A few places on Pub Street are still offering fish massage, where Red Garra fish chew dead skin off your feet. Apart from the fact that the fish only eat dead skin because they’re so hungry, the tubs contain fish waste and are a breeding ground for bacteria. Most countries have banned the practice and it’s an experience to avoid in Siem Reap.

7. STREET 26

For a calmer experience, we highly recommend heading to Street 26, on the east side of the river. It’s a quiet street with a few excellent bars and restaurants. 

Banlle Vegetarian Restaurant // Banlle has a nice outdoor terrace with a small menu of Khmer cuisine and efficient professional service. For dessert, try the ice cream shop at the entrance.

Laundry // Just across the road from Banlle, Laundry is a smart bar with occasional live music.

Miss Wong // Miss Wong is a cocktail bar and Dim Sum Restaurant inspired by 1920s Shanghai. The décor is beautiful, and the cocktails are decent value.

Tevy’s Place // Tevy’s Place is an excellent value Cambodian restaurant run by an almost all-female staff.


Phare Circus is a fun night out in Siem Reap and a great way to support the local community.

The 1-hour performance is a mix of interpretive dance and aerobic skill, set to a local cultural story. Witness impressive performances under the intimate big top with an added dose of Cambodian humour.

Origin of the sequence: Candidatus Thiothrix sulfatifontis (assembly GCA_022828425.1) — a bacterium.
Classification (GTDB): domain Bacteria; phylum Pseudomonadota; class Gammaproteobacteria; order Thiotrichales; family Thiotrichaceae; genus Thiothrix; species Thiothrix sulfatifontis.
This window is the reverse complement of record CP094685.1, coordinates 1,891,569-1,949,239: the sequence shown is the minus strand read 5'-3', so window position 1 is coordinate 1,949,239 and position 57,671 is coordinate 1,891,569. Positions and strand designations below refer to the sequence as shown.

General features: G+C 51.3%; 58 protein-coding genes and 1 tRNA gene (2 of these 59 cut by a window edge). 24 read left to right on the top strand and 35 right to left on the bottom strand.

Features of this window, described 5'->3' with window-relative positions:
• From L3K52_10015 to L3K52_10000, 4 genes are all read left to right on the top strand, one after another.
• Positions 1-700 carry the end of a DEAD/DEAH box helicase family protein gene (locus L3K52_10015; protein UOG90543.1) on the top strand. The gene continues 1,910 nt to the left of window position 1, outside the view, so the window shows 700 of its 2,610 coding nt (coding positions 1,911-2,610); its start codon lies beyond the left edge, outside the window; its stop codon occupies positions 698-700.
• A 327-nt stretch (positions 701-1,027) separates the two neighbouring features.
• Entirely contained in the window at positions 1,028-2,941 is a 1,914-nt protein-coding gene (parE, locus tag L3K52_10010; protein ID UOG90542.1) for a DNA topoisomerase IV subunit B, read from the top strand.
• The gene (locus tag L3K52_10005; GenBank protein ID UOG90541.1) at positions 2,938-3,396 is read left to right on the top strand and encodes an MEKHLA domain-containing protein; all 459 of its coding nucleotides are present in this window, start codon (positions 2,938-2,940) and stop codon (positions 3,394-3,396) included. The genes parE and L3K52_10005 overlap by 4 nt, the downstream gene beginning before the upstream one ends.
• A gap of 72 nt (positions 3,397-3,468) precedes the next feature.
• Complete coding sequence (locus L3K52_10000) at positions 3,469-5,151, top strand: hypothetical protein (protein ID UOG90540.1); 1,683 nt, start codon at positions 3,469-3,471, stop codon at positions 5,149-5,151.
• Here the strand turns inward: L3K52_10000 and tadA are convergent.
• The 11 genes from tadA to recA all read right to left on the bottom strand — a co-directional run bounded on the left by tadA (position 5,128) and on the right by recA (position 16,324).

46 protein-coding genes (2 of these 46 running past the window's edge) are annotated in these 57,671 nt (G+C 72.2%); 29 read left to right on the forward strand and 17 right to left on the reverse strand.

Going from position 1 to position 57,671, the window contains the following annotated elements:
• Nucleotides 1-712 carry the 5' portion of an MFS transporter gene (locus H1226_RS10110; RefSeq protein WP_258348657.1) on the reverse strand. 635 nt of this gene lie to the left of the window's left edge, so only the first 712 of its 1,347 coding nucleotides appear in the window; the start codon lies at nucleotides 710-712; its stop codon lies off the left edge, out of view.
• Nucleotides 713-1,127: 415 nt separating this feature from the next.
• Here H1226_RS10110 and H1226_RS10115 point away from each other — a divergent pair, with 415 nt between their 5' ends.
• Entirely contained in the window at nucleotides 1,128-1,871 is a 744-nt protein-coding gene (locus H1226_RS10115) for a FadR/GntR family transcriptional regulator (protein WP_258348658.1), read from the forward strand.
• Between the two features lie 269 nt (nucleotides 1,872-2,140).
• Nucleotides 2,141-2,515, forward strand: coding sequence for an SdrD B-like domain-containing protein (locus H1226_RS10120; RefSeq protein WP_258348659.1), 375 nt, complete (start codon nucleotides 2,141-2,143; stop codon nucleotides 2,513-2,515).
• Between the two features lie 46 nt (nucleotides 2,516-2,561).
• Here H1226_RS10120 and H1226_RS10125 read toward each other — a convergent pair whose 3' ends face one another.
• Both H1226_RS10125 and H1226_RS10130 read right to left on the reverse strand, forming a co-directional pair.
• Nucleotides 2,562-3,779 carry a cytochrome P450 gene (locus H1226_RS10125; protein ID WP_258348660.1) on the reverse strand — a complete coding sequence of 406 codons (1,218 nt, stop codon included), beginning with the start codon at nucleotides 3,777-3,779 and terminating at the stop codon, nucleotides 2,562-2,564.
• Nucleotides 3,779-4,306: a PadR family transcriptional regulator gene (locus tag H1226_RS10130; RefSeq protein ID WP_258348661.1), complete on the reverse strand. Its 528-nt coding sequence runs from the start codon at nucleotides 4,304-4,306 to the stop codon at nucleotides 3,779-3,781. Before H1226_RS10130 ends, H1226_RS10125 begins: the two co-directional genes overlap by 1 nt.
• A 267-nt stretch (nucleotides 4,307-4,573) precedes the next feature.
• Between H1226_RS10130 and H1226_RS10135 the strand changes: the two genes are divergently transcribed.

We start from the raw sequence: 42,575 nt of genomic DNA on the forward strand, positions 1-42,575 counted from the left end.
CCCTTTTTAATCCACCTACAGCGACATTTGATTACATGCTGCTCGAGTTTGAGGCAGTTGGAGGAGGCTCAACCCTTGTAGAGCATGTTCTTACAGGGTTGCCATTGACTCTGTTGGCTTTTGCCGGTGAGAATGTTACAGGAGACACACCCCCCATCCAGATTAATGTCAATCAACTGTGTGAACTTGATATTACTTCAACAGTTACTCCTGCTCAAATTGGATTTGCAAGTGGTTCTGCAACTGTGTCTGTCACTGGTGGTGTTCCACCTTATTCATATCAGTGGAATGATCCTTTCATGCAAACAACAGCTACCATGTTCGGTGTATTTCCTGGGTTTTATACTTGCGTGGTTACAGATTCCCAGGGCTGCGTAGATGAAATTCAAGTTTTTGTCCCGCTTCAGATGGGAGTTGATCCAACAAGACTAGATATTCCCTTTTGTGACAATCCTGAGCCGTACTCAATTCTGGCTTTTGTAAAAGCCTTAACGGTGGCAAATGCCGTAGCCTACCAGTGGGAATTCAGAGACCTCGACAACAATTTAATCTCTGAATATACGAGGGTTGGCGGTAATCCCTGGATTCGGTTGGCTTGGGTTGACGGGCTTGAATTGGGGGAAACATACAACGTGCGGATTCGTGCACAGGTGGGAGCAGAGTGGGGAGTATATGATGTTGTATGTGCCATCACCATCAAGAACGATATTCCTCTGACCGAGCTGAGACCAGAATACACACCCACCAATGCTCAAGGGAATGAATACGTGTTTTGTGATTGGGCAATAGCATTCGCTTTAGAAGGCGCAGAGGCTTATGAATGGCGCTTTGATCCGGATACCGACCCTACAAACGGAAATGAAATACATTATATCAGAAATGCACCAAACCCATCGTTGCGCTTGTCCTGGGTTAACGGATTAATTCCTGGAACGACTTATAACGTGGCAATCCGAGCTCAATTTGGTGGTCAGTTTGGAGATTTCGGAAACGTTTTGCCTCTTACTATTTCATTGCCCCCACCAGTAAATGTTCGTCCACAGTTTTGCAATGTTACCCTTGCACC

The venue opens at 6 pm where you can have dinner from vendors selling curries, noodles, grilled dishes and burgers. There’s also a bar so you can have a beer or a cocktail before the show watching a performance from the local school children on a stage in the outdoor food court.

You need to buy coupons to make purchases from the food vendors and the bar.

Ticket prices are $18, $28, $38, which you can buy online in advance. It’s not a very big venue so there’s not much benefit in getting the more expensive tickets. The show starts at 8 pm.


Apopo is a Belgian NGO that trains rats to sniff out landmines, dramatically increasing detection rates in the countryside. Their highly sensitive sense of smell and the fact that they are too small to trigger the explosives makes them the ideal candidate for detecting landmines.

At the visitor centre you can learn about how much the rats have achieved and meet them in person.


On the eastern side of the river, the Old Market is a warren of stalls providing a great opportunity to do some shopping or just soak up the atmosphere of an Asian market.

The stalls on the east side cater to tourists selling trinkets, souvenirs, t-shirts and scarfs. The western edge is the fresh food market with locals stocking up on fruit and veg.

Seamstresses and hairdressers are busy working away alongside street food vendors. It’s a great photo opportunity even if you’re not looking to buy anything.